Sep 20, 2019
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Study shows phone texting may turn out voters

A simple text message could make America’s youth put down their cell phones and sprint for the polls.

According to a new study conducted by researchers from Princeton University and the University of Michigan, “young voters who were sent text message reminders to vote on the eve of Election Day 2006 were significantly more likely to vote than those who didn’t receive a text message reminder.”

The study reported that to-the-point reminder texts were most effective and resulted in a 5 percent increase in youth voter turnout. Reaching young people now and encouraging them to vote is important because 18 to 31-year-olds will represent more than one-third of the electorate by 2015, the study said.

The study used voter registration data from the Student PIRGs’ New Voter Project — a non-profit youth voter mobilization drive — and worked in conjuction with Working Assets Wireless, a wireless telephone company.

Fresno State political science professor Kurt Cline stressed the importance of the youth vote.

“The political system only represents those who participate,” Cline said. “If young people don’t vote and participate, they will lose out in the end – especially when it comes to Social Security.”

Cline said he believed there are two reasons people don’t vote.

“There are systematic things that cause people to not vote, such as voting times not being convenient or a lack of party mobilization,” Cline said.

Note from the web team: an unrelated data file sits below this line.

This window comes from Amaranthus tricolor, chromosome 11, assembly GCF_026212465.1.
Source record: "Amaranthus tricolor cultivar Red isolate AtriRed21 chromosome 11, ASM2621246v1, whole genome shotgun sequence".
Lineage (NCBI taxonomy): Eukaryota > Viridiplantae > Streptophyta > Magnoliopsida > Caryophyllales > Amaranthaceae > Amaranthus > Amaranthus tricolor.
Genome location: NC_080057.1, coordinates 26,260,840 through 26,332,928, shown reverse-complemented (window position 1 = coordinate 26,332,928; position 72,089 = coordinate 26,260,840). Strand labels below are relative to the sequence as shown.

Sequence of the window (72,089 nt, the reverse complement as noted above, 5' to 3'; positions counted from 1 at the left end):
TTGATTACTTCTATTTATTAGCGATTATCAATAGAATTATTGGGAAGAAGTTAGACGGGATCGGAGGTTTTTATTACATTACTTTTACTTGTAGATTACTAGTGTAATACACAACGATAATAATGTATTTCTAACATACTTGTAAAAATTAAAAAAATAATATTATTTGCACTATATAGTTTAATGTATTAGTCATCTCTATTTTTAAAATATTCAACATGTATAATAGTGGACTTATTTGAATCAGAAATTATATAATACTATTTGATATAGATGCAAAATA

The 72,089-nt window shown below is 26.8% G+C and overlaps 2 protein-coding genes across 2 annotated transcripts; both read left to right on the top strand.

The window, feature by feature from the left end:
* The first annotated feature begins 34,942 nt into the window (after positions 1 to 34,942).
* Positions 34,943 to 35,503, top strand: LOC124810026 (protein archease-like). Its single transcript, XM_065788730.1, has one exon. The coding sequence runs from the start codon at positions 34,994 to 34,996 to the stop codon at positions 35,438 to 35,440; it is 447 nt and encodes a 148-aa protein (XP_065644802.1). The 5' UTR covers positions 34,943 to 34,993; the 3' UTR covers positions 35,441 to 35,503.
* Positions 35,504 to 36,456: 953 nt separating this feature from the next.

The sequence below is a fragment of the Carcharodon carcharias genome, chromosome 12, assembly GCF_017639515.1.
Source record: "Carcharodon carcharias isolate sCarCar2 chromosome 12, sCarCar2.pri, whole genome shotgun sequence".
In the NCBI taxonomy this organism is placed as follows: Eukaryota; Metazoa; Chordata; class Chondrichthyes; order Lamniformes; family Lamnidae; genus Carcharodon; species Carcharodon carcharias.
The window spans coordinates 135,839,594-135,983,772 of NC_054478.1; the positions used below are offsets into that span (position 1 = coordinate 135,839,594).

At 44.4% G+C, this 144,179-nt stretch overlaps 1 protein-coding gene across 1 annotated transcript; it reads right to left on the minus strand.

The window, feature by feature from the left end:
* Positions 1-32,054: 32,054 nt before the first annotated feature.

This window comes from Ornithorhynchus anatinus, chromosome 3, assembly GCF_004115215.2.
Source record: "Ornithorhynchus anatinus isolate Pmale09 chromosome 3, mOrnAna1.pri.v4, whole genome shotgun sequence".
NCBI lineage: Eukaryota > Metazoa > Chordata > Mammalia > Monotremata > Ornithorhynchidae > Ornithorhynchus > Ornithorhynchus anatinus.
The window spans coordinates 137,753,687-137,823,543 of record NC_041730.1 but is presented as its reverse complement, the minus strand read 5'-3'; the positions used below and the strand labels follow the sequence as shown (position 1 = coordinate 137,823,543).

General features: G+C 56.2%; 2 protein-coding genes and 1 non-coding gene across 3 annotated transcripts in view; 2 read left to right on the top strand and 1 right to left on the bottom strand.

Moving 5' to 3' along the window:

“There are also individual things or personal reasons why people don’t vote, such as low education or lack of interest. Some don’t see the purpose or are just not interested in politics.”

Cline said it couldn’t hurt to send text messages to motivate people to vote.

“Some people say they don’t vote because they forget,” Cline said. “A text could be a helpful reminder and another kind of media to reach students.”

Mallory Hart, a 21-year-old registered voter and liberal studies major, said she didn’t need a reminder to vote.

“I always know the voting day,” Hart said. “You see a million commercials on TV around election time and random texts could get just as annoying.”

Nursing major Kaitlen Mills said text messaging to remind people to vote was not a bad idea.

“If I got a text message saying to go vote, I probably would,” Mills said. “I like voting. I feel more included but I only vote on things I know about.”

Mills, a 21-year-old registered voter, said there could be a down side to sending text reminders to voters.

“Texting to vote is not a bad idea, but the things that could come along with it could be,” Mills said. “It could turn into a new form of spamming. What could be next? The Pepsi Company texting you to go out and buy Pepsi products?”

Liberal studies major Sallie Crownover, 18, said a text message reminder to vote would be helpful as long as it wasn’t expensive.

“I would be worried about what it would cost to receive the text and if there would be an extra fee on my phone bill,” Crownover said.

Regardless of cost, Cline said the best way to get students to vote was to reach out to them, either in a text, a classroom or a rally.

“Students have to engage the importance of voting on their own level,” Cline said.

“For some students, it just clicks. For others, sitting through a political science class is like a stint in jail – they serve their time and then they are off. We can reach some of the students some of the time – the others have to find out on their own.”

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